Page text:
Some filmmakers are remarkably consistent, hitting roughly the same section of the dartboard every time, whether it’s right near the bullseye or way out by the perimeter. Others, like Gus Van Sant, are more erratic, equally likely to produce a triumph or a disaster. For every Drugstore Cowboy and To Die For in Van Sant’s filmography, there’s an Even Cowgirls Get The Blues and a Restless; when he unexpectedly hit mainstream pay dirt with Good Will Hunting (as a director for hire), he immediately squandered that capital by remaking Alfred Hitchcock’s Psycho with Vince Vaughn and Anne Heche. Even when signs look good, things can turn ugly—his most recent film, The Sea Of Trees, was selected to play in Competition at Cannes, but wound up receiving such brutal reviews there that it may have singlehandedly ended the McConaissance.
Most people would place My Own Private Idaho (1991), Van Sant’s third feature, in the triumph category. (It’s receiving a Blu-ray upgrade from Criterion this week, a decade after it first added it to its collection.) Both Mala Noche and Drugstore Cowboy had been widely admired, but this was the movie that really put Van Sant on the map, confirming him as a major talent with a singular, confident voice. The seeds of his subsequent wild variability, however, were originally sown here. In truth, My Own Private Idaho is two separate films inelegantly stitched together, only one of which is first-rate. The other stems from the same sort of harebrained idea that led to a laughable shot of Norman Bates frantically jerking off.
First, the terrific movie: a tender story of unrequited love involving two Portland street hustlers, played by River Phoenix (two years before his death at age 23) and Keanu Reeves. Mike (Phoenix), the more sensitive of the two, suffers from narcoleptic cataplexy, which means that he regularly keels over at moments of high stress. His best friend, Scott (Reeves), takes this in stride—they sometimes service the same clients, with Scott having to drag an unconscious Mike away—and the two share a unusually close bond, eventually traveling together to Idaho and then Italy in search of Mike’s mom, with whom he lost contact years earlier. But their relationship is complicated by Mike’s intense desire for Scott, who’s fundamentally straight and only has sex with men for money. When Scott falls in love with a young Italian woman (Chiara Caselli), their joint odyssey abruptly ends, leaving Mike as adrift as he’s ever been.
Now that Joaquin Phoenix is considered one of the greatest actors of his generation, it can be hard to remember that he started out in his brother’s considerable shadow. River won several Best Actor prizes for this performance (Venice Film Festival, National Society Of Film Critics), and he’s achingly vulnerable; a campfire scene in which Mike tells Scott how much he wants to kiss him is almost too painful to watch. But Reeves, too, does impressive work, at a time when he was primarily known for playing amiable goofballs in Parenthood and the Bill & Ted movies. Both actors took a significant public-image risk by accepting these roles back then (though Van Sant fashions the sex scenes as arty montages of still photos), and neither makes any attempt to distance himself from the sordid milieu or the raw emotions. They put their trust in their director, who rewards it by creating a visually arresting movie around them while always keeping them front and center. From a marvelously witty sequence in which hustlers dish with each other from the covers of porno mags to the disturbing dream of a house falling from the sky onto a lonesome highway, My Own Private Idaho features some of Van Sant’s most striking, memorable images.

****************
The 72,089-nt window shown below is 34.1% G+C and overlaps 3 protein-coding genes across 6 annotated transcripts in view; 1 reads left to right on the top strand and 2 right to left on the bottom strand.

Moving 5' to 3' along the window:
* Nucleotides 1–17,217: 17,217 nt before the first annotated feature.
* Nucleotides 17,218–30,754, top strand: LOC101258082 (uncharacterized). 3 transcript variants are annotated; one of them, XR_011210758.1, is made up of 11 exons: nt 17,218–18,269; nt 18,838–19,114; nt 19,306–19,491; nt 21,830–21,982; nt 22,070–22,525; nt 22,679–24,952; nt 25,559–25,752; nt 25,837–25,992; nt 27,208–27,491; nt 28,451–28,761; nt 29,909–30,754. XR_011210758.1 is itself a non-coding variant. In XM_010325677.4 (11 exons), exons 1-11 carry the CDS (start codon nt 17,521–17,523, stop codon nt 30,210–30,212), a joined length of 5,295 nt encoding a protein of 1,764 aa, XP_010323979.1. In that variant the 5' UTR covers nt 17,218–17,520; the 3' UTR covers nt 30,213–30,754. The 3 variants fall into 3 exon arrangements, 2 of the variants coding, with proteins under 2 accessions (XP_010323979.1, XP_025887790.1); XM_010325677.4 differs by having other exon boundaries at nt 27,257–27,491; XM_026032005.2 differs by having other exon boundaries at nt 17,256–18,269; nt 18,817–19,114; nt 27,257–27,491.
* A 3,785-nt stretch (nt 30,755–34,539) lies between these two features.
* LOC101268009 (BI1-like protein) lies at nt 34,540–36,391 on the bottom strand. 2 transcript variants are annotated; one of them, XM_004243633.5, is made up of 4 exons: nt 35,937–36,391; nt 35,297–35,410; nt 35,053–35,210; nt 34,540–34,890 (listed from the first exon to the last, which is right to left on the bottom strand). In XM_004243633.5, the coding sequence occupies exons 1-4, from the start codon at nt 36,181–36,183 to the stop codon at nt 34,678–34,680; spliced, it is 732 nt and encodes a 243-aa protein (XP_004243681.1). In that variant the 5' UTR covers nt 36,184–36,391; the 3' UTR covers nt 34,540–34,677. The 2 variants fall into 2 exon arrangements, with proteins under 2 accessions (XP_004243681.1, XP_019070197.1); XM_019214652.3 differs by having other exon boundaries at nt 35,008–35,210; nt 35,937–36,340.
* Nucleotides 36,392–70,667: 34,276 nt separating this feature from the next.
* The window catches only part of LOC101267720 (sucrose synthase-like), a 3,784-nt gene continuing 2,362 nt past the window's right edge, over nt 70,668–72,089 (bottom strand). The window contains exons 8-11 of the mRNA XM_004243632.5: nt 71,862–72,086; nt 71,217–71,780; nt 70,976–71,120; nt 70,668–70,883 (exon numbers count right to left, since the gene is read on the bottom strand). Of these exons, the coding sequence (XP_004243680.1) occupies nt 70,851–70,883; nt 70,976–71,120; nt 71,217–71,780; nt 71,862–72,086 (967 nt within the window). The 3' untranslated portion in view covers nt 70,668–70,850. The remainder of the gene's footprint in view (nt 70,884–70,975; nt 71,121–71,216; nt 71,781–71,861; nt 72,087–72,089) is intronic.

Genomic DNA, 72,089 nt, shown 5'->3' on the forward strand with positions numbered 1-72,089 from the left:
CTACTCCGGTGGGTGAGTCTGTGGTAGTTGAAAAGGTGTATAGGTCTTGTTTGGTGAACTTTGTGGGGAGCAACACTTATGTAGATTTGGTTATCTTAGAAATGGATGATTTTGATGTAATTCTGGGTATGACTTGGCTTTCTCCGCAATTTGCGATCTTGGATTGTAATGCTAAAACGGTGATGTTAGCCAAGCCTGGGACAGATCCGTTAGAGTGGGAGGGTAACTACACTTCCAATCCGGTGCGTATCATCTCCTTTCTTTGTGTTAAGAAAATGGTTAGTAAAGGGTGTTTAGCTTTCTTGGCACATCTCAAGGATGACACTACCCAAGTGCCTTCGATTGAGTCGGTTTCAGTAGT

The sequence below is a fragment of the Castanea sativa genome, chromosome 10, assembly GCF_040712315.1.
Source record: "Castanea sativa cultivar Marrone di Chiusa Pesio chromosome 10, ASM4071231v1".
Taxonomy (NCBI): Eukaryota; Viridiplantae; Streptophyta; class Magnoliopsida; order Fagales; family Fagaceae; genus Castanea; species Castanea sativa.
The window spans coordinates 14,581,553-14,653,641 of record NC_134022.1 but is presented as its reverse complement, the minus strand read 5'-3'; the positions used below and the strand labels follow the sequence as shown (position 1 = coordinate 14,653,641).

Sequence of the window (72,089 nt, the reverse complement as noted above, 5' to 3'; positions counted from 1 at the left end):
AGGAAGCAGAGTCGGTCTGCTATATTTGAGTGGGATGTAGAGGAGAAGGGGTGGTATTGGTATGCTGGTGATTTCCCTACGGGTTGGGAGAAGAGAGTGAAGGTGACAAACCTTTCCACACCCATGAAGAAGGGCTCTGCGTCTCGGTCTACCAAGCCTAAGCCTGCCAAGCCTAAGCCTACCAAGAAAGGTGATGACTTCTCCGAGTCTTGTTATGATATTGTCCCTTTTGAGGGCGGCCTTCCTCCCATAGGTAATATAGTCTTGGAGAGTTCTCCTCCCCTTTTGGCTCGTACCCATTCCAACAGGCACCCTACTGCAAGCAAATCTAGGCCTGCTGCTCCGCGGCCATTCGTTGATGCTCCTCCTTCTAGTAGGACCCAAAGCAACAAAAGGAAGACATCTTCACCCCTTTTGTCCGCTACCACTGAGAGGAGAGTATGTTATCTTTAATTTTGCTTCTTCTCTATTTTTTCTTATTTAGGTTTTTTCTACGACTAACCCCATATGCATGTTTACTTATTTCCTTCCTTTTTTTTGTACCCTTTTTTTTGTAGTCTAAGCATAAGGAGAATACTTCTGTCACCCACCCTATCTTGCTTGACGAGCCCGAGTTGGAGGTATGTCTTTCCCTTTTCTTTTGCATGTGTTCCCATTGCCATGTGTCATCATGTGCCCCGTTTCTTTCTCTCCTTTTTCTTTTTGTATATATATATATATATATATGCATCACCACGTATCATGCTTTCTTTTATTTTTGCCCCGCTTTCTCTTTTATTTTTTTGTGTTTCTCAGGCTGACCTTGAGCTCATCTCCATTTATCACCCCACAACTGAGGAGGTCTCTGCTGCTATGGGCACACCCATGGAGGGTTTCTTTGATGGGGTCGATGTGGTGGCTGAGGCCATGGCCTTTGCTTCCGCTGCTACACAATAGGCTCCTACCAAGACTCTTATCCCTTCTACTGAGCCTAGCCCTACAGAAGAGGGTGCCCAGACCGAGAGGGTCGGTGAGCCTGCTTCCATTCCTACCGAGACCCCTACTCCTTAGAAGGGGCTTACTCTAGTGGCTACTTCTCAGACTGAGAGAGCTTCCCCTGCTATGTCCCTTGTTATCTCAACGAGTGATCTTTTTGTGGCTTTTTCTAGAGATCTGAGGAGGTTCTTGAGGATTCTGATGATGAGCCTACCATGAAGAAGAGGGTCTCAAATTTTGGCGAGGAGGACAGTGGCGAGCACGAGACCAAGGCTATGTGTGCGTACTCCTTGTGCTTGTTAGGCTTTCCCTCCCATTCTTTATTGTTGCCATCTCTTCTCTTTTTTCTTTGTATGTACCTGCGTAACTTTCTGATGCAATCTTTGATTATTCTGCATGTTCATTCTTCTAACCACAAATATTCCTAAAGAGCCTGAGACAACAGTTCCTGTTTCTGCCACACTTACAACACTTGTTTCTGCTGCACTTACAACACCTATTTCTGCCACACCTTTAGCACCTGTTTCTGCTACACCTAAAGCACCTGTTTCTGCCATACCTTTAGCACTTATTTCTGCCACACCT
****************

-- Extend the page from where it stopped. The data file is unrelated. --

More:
The thing is, though, the Mike-searches-for-his-mom narrative is decidedly on the skimpy side. Van Sant therefore decided to combine it with another, unrelated idea he’d been kicking around: a modern-day take on Shakespeare’s Henry IV (both parts) and Henry V. Scott is revealed, improbably, to be the son of Portland’s mayor; he’s just dicking around with prostitution until he comes into a massive inheritance, at which point he’ll join high society and his youthful indiscretions will presumably be forgotten. (Uh-huh.) There’s also a Falstaff figure, named Bob (played by William Richert, himself the director of such films as Winter Kills and A Night In The Life Of Jimmy Reardon), who shows up early in the film for the sole purpose of being spurned by Scott near the end of it. The dialogue for these scenes is straight out of Shakespeare (rewritten in contemporary English), and My Own Private Idaho grinds to a halt every time it abandons its original story in order to indulge in some lightly reheated Bard. Van Sant never found a coherent way to combine the two ideas, which makes Idaho’s Henry-derived material come across as a gimmicky distraction from something heartbreakingly sincere. It doesn’t ruin the movie, but it was the first indication that this gifted filmmaker had some clunkers rolling around among the inspiration. Confirmation soon followed.